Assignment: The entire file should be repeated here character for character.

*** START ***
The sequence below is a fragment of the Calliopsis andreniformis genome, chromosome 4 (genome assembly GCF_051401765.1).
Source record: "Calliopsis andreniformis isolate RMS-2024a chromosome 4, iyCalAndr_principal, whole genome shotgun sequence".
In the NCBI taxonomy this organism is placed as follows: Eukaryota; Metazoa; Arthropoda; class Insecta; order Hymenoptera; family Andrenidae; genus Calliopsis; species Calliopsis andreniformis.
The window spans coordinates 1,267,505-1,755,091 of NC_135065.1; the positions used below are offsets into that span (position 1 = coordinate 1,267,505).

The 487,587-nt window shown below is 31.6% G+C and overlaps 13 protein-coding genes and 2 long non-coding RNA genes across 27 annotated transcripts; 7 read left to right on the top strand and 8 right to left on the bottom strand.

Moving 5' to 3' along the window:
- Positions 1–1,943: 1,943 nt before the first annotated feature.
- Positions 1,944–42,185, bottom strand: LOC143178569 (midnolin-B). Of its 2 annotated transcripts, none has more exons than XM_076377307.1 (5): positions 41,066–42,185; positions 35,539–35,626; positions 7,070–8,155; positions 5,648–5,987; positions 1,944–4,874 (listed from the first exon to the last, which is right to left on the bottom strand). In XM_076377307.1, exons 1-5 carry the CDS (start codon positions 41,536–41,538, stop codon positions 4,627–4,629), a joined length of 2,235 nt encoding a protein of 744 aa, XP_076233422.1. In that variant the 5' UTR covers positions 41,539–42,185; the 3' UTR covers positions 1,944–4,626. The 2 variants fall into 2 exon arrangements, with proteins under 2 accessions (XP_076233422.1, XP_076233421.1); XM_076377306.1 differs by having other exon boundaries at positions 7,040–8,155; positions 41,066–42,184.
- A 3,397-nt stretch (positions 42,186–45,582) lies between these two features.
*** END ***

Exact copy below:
The sequence below is a fragment of the Calliopsis andreniformis genome, chromosome 4 (genome assembly GCF_051401765.1).
Source record: "Calliopsis andreniformis isolate RMS-2024a chromosome 4, iyCalAndr_principal, whole genome shotgun sequence".
In the NCBI taxonomy this organism is placed as follows: Eukaryota; Metazoa; Arthropoda; class Insecta; order Hymenoptera; family Andrenidae; genus Calliopsis; species Calliopsis andreniformis.
The window spans coordinates 1,267,505-1,755,091 of NC_135065.1; the positions used below are offsets into that span (position 1 = coordinate 1,267,505).

The 487,587-nt window shown below is 31.6% G+C and overlaps 13 protein-coding genes and 2 long non-coding RNA genes across 27 annotated transcripts; 7 read left to right on the top strand and 8 right to left on the bottom strand.

Moving 5' to 3' along the window:
- Positions 1–1,943: 1,943 nt before the first annotated feature.
- Positions 1,944–42,185, bottom strand: LOC143178569 (midnolin-B). Of its 2 annotated transcripts, none has more exons than XM_076377307.1 (5): positions 41,066–42,185; positions 35,539–35,626; positions 7,070–8,155; positions 5,648–5,987; positions 1,944–4,874 (listed from the first exon to the last, which is right to left on the bottom strand). In XM_076377307.1, exons 1-5 carry the CDS (start codon positions 41,536–41,538, stop codon positions 4,627–4,629), a joined length of 2,235 nt encoding a protein of 744 aa, XP_076233422.1. In that variant the 5' UTR covers positions 41,539–42,185; the 3' UTR covers positions 1,944–4,626. The 2 variants fall into 2 exon arrangements, with proteins under 2 accessions (XP_076233422.1, XP_076233421.1); XM_076377306.1 differs by having other exon boundaries at positions 7,040–8,155; positions 41,066–42,184.
- A 3,397-nt stretch (positions 42,186–45,582) lies between these two features.